Big ass knife.

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Hawk
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Big ass knife.

Post by Hawk » August 1st 2017, 1:30pm

So a package shows up from Longquan China today.

Longquan is China's main sword making location and produces everything from some truly grim stuff suitable only for decoration right through some pretty nice stuff - interestingly enough sometimes from the same forge.

A five year old article:
http://www.sword-buyers-guide.com/Sword ... er-12.html

Workmanship was good. The silk and ray skin is real but the ray skin is rather pedestrian without the large nodules some are willing to pay extra for.

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Scabbard nicely lacquered with a touch of bling.

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Nicely put together guard and spacers and the first view of the one extravagance - clay tempered iron-sand steel. It's best not to call it tamahagane around folks familiar with the subject but that doesn't stop the importers from doing so. Theoretically "tamahagane" is descriptive and might be used to describe any similar iron sand steel produced in a similar fashion to the Japanese - but it's best not to do so. The Japanese product is strictly controlled and collected only by nubile virgins on Walpurgis night from a specific lot of sand in a specific area of a specific prefecture. The Chinese looks the part though and the first of those legendary Japanese smiths were imported from Korea and China though I think this was before the Mongols suggested a change from the Tachi to the Katana.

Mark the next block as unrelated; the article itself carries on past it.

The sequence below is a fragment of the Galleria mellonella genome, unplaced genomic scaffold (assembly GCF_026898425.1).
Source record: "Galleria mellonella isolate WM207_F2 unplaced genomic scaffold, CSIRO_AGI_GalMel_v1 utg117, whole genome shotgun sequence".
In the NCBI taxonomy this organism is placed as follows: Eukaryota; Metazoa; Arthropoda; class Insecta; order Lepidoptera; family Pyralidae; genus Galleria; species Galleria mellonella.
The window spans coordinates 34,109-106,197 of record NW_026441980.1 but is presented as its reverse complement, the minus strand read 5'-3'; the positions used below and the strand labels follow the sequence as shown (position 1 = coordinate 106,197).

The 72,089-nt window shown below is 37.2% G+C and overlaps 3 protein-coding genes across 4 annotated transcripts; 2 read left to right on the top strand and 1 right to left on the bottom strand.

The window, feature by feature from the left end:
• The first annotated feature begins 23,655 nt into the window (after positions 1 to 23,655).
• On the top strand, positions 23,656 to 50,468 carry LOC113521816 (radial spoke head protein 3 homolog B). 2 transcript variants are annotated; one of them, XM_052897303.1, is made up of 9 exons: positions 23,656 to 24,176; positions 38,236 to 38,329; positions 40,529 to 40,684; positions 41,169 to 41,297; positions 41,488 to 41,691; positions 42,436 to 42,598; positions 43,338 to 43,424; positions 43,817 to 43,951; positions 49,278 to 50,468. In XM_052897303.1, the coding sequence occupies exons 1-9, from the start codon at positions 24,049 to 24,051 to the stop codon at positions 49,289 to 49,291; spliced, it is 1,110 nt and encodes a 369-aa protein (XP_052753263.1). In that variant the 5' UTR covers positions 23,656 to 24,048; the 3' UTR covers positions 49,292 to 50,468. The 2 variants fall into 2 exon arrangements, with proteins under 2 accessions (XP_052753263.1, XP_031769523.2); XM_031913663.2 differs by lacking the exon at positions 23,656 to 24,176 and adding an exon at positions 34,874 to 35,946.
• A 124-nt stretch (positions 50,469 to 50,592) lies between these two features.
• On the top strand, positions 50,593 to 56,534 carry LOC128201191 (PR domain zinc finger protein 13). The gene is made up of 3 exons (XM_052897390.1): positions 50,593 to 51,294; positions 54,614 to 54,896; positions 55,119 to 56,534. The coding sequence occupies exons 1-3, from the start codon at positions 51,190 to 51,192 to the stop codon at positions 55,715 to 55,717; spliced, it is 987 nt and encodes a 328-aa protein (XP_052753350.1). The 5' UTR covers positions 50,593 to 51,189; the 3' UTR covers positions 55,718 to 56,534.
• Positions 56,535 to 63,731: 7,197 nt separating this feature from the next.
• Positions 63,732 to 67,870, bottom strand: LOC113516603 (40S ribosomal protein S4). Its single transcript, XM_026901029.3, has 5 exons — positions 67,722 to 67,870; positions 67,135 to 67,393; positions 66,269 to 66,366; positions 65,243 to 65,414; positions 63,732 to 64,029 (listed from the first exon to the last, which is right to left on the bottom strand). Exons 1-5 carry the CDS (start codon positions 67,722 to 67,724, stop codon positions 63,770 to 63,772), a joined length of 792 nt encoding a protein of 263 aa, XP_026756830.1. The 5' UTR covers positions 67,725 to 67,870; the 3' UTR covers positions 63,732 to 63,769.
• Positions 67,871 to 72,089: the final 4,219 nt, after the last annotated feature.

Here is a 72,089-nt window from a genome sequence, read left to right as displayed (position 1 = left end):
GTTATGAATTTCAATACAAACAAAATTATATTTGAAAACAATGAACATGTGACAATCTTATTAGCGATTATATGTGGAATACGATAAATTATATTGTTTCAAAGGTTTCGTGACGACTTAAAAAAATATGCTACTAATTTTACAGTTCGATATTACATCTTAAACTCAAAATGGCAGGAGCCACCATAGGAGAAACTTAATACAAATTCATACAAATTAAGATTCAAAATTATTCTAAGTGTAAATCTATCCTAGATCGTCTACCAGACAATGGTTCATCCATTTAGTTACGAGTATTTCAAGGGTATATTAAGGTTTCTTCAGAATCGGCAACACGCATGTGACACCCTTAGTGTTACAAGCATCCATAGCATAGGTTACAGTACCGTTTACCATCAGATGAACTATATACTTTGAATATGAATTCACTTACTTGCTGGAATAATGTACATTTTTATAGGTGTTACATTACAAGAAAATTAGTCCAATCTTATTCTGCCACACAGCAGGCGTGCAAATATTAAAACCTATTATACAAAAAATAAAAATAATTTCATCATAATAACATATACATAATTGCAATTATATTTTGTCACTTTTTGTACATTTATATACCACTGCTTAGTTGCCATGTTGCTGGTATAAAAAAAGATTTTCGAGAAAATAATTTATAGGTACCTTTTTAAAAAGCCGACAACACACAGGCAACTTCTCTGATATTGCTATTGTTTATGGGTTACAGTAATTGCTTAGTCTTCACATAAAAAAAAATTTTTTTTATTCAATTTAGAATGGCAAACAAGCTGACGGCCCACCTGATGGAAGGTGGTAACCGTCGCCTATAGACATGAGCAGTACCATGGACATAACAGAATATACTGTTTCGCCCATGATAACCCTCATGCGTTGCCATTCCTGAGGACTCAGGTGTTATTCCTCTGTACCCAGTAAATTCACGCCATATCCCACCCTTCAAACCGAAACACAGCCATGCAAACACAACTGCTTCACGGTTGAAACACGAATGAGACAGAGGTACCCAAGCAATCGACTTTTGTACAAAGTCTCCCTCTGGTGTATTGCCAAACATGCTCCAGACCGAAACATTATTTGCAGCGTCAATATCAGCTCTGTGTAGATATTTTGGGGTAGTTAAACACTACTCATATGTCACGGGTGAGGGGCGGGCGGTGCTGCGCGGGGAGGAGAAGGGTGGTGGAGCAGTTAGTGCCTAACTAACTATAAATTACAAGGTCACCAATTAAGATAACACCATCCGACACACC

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A little better shot of the hamon:
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Office lady was kind enough to assist in getting a full length pic of the thing:

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It does have a totally different feel from a stainless steel decorative item. Makes me want to find a stand of bamboo to level toot sweet.
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Re: Big ass knife.

Post by Hawk » August 1st 2017, 2:19pm

I don't have anything really accurate at that range - I'd guess about 2-3/4 pounds or roughly three portly Invictas. Balance point is about 6" forward of the tsuba.

Edge was ordered "bamboo cutting sharp" which is less sharp but more durable than the "razor sharp" used for cutting tatami. Maybe somewhere between Microtech's lawyer approved sharpness and the edge that Shun puts on their cutlery.

The lume sucks.
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Re: Big ass knife.

Post by Tzimisces » August 1st 2017, 2:25pm

I've got quite a lot of bamboo infesting my property. Feel free to drop by and have a go at it. I use a sawzall followed very quickly by grass killer. I've yet to try a sword.
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Re: Big ass knife.

Post by Luftwafflles » August 1st 2017, 4:06pm